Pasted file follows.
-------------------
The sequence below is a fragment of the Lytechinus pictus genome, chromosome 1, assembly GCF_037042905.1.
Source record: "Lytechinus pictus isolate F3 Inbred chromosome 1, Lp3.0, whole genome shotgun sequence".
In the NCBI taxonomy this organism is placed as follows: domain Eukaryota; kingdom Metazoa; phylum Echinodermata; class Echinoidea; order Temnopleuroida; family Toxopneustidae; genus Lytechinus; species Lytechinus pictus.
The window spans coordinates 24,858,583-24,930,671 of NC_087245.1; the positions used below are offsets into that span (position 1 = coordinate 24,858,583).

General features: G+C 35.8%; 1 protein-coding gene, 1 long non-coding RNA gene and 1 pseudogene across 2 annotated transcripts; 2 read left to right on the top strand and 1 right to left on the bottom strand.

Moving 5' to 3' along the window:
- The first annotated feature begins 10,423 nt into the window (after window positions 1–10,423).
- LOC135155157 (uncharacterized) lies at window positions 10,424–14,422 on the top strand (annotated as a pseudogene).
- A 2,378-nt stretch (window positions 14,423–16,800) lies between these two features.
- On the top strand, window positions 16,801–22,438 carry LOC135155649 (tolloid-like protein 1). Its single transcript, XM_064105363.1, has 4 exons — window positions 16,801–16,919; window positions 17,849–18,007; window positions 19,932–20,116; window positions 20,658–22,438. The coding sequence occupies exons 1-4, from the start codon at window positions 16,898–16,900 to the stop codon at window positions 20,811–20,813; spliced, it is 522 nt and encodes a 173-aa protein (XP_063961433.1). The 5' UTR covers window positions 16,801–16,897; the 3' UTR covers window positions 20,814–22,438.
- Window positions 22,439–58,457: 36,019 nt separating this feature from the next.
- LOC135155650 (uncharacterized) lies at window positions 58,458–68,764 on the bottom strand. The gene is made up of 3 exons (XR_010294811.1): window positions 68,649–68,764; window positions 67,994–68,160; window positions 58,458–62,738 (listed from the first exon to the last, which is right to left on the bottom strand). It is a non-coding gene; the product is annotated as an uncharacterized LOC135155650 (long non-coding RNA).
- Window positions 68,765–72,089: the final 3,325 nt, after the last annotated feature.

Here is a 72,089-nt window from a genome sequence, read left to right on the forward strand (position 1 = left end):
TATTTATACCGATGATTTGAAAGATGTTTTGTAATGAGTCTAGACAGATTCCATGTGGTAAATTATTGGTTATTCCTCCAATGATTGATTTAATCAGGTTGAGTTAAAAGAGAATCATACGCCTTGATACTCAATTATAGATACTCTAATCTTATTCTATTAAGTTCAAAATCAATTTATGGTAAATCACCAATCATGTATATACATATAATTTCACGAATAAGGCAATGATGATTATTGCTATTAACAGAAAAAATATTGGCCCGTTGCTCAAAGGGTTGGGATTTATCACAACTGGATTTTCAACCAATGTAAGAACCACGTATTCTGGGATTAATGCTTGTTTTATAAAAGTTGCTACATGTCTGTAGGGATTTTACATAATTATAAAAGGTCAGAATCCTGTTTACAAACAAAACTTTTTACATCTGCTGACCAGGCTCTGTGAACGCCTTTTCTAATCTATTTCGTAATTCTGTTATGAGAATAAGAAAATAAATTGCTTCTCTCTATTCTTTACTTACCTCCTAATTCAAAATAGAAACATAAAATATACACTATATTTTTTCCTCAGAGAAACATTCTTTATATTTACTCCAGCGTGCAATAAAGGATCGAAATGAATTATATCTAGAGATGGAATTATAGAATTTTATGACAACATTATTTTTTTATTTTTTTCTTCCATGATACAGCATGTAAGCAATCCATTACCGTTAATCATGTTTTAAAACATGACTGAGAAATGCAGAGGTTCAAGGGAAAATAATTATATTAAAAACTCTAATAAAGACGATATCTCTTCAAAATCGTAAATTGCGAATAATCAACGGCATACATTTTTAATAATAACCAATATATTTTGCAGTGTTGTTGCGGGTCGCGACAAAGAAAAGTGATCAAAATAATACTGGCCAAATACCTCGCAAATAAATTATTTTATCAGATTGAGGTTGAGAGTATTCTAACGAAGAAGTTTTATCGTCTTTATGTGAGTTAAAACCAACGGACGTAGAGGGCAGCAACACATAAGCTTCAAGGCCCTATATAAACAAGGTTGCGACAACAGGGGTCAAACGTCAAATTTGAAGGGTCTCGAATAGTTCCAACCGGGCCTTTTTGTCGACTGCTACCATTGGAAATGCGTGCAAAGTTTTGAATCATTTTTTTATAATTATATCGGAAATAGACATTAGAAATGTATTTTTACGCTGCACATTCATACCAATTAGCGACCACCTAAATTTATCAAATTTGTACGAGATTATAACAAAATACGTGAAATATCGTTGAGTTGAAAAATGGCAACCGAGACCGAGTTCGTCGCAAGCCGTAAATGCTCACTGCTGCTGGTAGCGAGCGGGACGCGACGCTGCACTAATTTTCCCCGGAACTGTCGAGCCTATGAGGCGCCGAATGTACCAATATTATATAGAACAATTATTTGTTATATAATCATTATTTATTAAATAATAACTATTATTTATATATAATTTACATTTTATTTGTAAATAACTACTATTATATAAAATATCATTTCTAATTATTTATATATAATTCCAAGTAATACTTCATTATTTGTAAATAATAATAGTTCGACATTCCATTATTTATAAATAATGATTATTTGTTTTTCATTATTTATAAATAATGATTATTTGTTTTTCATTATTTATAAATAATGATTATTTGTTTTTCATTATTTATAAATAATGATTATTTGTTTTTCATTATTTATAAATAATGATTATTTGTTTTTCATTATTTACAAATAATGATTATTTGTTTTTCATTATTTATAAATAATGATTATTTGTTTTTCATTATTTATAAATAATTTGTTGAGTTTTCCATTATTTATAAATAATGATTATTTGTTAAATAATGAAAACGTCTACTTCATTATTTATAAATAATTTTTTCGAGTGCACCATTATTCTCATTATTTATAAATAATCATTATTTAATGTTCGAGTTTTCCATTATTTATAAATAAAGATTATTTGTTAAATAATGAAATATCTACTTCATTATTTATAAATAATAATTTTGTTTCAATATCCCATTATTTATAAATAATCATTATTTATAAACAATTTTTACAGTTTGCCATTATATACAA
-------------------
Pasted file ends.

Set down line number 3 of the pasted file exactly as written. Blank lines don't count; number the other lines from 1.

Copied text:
In the NCBI taxonomy this organism is placed as follows: domain Eukaryota; kingdom Metazoa; phylum Echinodermata; class Echinoidea; order Temnopleuroida; family Toxopneustidae; genus Lytechinus; species Lytechinus pictus.